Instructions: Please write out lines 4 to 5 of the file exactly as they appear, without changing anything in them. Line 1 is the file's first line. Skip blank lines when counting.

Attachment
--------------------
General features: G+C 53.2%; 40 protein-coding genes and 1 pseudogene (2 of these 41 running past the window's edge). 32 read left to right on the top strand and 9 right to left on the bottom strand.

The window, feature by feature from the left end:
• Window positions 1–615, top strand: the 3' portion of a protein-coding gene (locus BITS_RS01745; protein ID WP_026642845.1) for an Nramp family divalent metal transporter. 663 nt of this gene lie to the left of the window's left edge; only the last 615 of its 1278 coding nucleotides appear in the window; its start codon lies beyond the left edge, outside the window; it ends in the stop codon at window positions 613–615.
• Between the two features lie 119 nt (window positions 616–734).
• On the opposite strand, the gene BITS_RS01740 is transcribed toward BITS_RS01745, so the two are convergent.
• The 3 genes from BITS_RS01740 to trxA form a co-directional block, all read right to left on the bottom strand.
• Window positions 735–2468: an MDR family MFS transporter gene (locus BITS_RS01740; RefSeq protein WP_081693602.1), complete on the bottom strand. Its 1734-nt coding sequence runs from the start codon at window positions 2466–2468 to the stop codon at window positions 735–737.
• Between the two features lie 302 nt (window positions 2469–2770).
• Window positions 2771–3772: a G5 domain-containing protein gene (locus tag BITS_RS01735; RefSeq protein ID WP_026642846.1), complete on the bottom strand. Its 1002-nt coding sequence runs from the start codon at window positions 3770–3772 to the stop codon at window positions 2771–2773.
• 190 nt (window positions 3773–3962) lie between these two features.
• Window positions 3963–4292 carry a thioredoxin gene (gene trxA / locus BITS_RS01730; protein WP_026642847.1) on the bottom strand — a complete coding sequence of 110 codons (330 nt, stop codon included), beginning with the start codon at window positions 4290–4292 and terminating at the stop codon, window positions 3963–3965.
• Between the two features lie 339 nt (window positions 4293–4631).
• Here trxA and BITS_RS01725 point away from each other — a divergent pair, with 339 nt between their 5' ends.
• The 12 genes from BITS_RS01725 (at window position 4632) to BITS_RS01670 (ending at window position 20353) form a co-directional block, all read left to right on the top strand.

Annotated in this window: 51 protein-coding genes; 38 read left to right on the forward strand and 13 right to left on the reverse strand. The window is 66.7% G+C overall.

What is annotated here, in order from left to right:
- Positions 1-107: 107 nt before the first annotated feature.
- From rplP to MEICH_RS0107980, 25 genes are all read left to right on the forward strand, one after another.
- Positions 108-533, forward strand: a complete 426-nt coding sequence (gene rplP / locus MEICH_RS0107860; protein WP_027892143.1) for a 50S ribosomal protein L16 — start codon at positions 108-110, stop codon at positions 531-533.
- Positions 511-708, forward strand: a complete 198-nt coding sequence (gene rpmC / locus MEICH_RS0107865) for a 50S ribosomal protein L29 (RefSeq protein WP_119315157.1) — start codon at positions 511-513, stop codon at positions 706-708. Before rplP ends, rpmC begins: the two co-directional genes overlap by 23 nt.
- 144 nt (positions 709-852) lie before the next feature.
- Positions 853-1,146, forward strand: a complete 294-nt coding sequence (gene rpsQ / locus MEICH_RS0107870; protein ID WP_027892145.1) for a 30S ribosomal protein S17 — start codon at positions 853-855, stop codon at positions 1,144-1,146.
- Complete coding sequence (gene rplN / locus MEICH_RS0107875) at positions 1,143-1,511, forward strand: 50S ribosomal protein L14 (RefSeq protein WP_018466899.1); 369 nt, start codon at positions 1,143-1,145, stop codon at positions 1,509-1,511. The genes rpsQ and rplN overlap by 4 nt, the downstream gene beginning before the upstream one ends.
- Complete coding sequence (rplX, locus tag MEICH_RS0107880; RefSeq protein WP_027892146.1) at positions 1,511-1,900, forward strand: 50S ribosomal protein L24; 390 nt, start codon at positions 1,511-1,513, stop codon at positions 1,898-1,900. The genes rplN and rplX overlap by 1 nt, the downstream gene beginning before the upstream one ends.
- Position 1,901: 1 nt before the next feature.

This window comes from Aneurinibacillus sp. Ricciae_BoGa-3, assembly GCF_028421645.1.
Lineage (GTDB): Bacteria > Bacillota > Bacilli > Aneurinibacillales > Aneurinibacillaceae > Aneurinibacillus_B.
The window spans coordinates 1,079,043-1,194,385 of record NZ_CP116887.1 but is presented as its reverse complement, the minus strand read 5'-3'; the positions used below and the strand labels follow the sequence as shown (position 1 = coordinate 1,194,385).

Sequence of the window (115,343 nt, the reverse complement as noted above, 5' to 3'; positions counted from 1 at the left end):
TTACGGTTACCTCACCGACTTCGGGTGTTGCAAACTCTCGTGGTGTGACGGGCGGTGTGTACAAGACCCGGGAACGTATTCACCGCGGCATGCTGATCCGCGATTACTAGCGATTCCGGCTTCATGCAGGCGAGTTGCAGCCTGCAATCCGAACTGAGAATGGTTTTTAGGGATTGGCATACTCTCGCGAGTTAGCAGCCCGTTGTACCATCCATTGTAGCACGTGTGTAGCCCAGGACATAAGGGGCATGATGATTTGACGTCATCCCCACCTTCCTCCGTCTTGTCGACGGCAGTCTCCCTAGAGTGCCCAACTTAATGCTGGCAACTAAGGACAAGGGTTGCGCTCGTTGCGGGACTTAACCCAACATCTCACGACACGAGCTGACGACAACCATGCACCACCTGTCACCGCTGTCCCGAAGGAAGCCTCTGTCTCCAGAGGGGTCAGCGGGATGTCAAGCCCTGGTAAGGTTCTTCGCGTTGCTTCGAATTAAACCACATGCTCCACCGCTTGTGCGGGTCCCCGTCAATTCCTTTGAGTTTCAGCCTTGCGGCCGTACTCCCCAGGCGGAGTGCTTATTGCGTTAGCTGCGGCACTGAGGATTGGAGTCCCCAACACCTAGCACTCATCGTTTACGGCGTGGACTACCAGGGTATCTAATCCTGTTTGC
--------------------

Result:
• Between the two features lie 119 nt (window positions 616–734).
• On the opposite strand, the gene BITS_RS01740 is transcribed toward BITS_RS01745, so the two are convergent.